APR 18, 2019 07:38 AM PDT

The C-word. Michael Kinch's new book and the future of Cancer Treatment

The C-word. Dare we say it? Is a cure for cancer within reach?

Professor Michael Kinch of Washington University, St. Louis, Missouri, thinks it’s time. In his new book, “The End of a Beginning: cancer, immunity and the future of a cure,” Kinch walks us through over a century of medical science to the present advent of cancer immunotherapy. Kinch believes, “it is conceivable cancer will soon be rendered to be a historical footnote for future generations.”

Cancer immunotherapy is a treatment which uses components of the immune system to treat cancer patients. Therapies include antibodies to direct the immune system to target cancerous cells, infusions of activated immune cells, and even vaccines. Monoclonal antibodies can be designed to recognize specific proteins on the surfaces of cancer cells and then recruit immune cells to attack and kill those cancer cells. Yervoy and Keytruda are examples of monoclonal antibodies used for cancer immunotherapy. Activated immune cell infusion, such as CAR T-Cell therapy, involves extracting the patient immune cells, training them to recognize cancer cells and then returning those activated immune cells to the patient. Vaccinations can help prevent cancer caused by viruses. For example, the HPV vaccine has caused cases of cervical cancer in young women to decrease by almost 30%.

Conventional treatments for cancer include surgery to remove solid tumors, radiation therapy to kill cancer cells and shrink tumors, and chemotherapy to target cancer with drugs. Unlike conventional treatments, cancer immunotherapy can train the immune system to specifically target cancer cells and induce memory which results in long-lasting remission.

Kinch's book begins with the discovery of viruses and carries the reader all the way forward to today's monoclonal antibody therapies. Along the way, Kinch introduces the many scientists who contributed to these advancements and the experiments that led to their discoveries. By giving the reader each scientist's motivations behind pursuing research, Kinch makes them more relatable. And by providing clear, simple explanations of key experiments, Kinch enables all to understand them.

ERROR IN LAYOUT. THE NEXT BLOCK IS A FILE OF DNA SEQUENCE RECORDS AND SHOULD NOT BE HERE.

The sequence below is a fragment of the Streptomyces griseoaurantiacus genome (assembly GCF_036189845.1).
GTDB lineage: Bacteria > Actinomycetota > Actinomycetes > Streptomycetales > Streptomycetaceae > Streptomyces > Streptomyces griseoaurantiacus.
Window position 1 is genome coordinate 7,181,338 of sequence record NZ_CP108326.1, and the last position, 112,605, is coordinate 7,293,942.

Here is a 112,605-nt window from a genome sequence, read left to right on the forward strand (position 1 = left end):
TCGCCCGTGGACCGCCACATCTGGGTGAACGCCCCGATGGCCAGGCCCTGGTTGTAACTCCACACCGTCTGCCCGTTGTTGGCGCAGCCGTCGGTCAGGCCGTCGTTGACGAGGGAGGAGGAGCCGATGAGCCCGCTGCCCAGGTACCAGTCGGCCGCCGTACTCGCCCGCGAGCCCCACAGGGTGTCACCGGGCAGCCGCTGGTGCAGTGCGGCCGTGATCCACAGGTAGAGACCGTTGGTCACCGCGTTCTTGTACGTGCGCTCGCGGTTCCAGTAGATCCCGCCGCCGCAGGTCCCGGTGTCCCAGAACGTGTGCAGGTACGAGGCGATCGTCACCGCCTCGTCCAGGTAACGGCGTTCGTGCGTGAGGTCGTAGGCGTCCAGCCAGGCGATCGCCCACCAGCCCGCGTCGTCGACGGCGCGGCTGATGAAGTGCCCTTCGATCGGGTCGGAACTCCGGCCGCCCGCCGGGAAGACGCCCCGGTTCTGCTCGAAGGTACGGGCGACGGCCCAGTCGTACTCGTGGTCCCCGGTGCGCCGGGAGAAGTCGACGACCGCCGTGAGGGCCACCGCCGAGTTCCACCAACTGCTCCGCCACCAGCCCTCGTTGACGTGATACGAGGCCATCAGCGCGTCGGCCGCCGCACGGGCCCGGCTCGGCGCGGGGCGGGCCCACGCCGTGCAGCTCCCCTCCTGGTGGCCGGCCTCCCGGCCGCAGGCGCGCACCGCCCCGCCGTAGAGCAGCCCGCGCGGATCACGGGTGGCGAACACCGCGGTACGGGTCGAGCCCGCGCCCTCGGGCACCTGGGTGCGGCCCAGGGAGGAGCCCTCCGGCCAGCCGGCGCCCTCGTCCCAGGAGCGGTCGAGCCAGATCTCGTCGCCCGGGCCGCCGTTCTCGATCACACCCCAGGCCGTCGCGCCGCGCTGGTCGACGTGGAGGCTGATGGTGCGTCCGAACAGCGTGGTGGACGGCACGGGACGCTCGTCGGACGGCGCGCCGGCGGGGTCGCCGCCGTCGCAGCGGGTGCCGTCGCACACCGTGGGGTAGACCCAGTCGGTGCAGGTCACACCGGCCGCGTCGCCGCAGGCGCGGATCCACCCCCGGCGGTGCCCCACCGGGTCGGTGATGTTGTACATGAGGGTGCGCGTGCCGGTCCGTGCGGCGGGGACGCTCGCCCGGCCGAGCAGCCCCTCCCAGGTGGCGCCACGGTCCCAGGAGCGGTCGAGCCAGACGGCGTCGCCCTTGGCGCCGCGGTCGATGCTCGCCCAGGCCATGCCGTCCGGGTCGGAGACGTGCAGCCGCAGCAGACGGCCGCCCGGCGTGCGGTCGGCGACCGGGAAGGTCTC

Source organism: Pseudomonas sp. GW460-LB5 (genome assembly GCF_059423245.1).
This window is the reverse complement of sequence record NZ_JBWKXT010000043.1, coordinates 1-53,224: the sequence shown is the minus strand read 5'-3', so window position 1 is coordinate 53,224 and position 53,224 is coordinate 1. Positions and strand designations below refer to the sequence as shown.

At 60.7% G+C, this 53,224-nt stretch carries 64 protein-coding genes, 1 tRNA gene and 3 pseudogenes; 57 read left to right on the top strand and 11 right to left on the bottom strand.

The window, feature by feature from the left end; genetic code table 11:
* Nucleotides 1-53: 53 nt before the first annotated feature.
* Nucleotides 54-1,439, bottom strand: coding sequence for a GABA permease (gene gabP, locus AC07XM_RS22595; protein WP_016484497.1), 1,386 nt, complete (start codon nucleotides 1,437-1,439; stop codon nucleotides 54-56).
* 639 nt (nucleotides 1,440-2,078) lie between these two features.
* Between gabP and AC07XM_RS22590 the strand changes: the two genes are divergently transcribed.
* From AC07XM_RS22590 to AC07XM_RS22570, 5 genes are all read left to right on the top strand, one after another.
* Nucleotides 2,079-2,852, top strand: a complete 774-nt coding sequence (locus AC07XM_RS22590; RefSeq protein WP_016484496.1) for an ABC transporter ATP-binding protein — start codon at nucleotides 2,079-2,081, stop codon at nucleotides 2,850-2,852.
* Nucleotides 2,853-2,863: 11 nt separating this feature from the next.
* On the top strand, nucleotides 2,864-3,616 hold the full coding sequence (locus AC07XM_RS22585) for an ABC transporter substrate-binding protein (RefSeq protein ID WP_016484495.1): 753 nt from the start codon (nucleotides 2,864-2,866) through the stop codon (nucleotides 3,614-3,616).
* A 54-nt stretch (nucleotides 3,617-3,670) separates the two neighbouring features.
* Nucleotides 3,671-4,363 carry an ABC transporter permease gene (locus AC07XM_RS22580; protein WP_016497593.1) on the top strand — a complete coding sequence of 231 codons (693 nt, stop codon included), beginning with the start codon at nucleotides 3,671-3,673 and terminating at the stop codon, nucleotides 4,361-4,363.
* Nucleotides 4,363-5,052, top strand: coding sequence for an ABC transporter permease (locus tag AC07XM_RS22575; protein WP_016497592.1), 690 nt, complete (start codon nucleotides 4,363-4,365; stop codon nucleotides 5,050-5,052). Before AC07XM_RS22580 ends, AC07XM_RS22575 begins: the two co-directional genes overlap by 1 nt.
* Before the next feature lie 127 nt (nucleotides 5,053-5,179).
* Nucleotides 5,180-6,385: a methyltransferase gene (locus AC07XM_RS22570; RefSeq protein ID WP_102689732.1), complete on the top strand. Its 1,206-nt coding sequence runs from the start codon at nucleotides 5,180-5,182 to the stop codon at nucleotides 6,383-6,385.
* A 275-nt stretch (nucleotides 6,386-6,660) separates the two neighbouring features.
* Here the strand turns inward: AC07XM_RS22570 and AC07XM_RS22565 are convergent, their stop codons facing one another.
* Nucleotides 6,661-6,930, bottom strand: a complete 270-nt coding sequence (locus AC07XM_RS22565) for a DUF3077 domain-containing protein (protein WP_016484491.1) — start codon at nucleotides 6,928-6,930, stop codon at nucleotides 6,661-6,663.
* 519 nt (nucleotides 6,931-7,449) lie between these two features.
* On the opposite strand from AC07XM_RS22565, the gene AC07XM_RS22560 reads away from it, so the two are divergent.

Some may find the storytelling in “The End of the Beginning” to be circuitous and superfluous. Indeed, if the reader is looking for a straight forward review of the literature and experiments leading up to the development of cancer immunotherapy, then they should look elsewhere. However, science is rarely a linear endeavor, and thus, not surprisingly, neither is this book.

Michael Kinch, the author of “The End of a Beginning: cancer, immunity and the future of a cure,” attempts to build a case to show we are nearing the end of an era of cancer being an incurable disease. I'm inclined to believe that he is right.

Check out the video to learn more about Cancer Immunotherapy.

Find out more about Michael Kinch's book, "The End of the Beginning: cancer, immunity, and the future of a cure" here.

About the Author
  • I study immunology in the hopes of one day understanding my own hyperactive immune system.
You May Also Like
DEC 15, 2018
Cell & Molecular Biology
DEC 15, 2018
HIV Vaccine Successful in Non-human Primates
Researchers have been trying to create a vaccine for HIV, the virus that causes AIDS, for decades....
JAN 15, 2019
Immunology
JAN 15, 2019
A Possible Key to Severe Flu
By studying the impact that NPY and its receptor Y1R have on influenza in mice, the research group has now discovered that NPY produced in lung phagocytes can aggravate influenza....
JAN 15, 2019
Immunology
JAN 15, 2019
Unconventional T Cells
Spondyloarthritis is one of the most common types of chronic joint inflammation affecting nearly 1-2 percent of the Western population. Scientists report that rare populations of unconvention...
MAR 13, 2019
Drug Discovery
MAR 13, 2019
Combination Immunotherapy Stops Liver Cancer Growth
The number of individuals diagnosed with liver cancer is on the rise and current therapies are largely ineffective. However, new preclinical data from the ...
MAR 19, 2019
Health & Medicine
MAR 19, 2019
Can a Low-Carb Diet Treat Osteoarthritis?
A pilot study suggests it might. Researchers at the University of Alabama, Birmingham, found that a low-carbohydrate diet was able to reduce pain intensity...
MAR 25, 2019
Drug Discovery
MAR 25, 2019
Aspirin Combats Tuberculosis
Tuberculosis is a global infection far from being eradicated. It currently infects more than 1,400 people per year in Australia. The deadliest form and exp...
Loading Comments...